Politics of the Plate: A Cool, Refreshing Sip of Plastic

A new study shows that exposure to bisphenol A (a compound used in making hard plastic food containers) causes hormonal changes in mammals after birth, not just in the womb.
soda cans

Another scientific nail was hammered into the coffin of bisphenol A (BPA), a compound used to make hard plastic food-storage containers, including bottles for baby formula, soft drinks, and water. Writing in a recent issue of the journal Environmental Health Perspectives, a group of Argentinian researchers reported that female rats that ingested BPA when young suffered lifelong changes to hormones that control reproduction.

The lab rats, which were exposed to the plastic during the portions of their lives that corresponded to infancy through sexual maturity in humans, showed unusually early signs of puberty and had abnormal ovulation cycles. This study is the first to show that such changes can occur to mammals exposed to BPA after birth; earlier studies restricted themselves to looking at prenatal exposure to the much-used chemical.

In another recent study of BPA, a group of Canadian government scientists cheerfully announced that BPA levels in soft drinks poured from cans lined with the substance were well under Health Canada’s “tolerable daily intake” level for adults. That struck me as good news, until I read a little farther into the paper, published in the Journal of Agricultural and Food Chemistry, and discovered that measurable quantities of BPA were found in virtually all the popular brands of carbinated beverages tested.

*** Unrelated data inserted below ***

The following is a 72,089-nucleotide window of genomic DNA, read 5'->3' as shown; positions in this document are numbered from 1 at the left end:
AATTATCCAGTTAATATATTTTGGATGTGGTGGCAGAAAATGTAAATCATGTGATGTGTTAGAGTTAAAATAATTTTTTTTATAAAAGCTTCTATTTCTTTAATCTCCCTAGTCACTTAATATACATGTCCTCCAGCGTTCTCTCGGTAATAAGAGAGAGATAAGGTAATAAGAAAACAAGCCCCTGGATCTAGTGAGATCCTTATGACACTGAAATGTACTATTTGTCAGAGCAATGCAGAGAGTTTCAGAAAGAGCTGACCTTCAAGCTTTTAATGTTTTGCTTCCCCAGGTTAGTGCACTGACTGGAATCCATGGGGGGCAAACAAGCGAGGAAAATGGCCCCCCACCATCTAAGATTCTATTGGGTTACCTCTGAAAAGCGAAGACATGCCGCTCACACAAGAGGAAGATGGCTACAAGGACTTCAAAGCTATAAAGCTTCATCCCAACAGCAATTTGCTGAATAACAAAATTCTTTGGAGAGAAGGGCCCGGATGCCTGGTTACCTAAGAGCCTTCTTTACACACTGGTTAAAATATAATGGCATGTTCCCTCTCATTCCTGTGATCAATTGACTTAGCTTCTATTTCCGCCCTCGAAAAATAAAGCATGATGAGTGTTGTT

Frankly, I don’t like the idea of drinking any BPA, period, in my cola. True, the FDA assured the nation that the stuff was safe, even for baby bottles, last summer, but the agency ended up with egg all over its face when its own internal scientific oversight committee said that the research behind the official blessing of BPA was riddled with holes and innacuracies.

Will the latest scientific reports sway the agency? I doubt it. So I’ll continue to avoid plastic beverage containers with the number 7 printed in the recycling triangle, an indicator that BPA is in the bottle—and probably the beverage.

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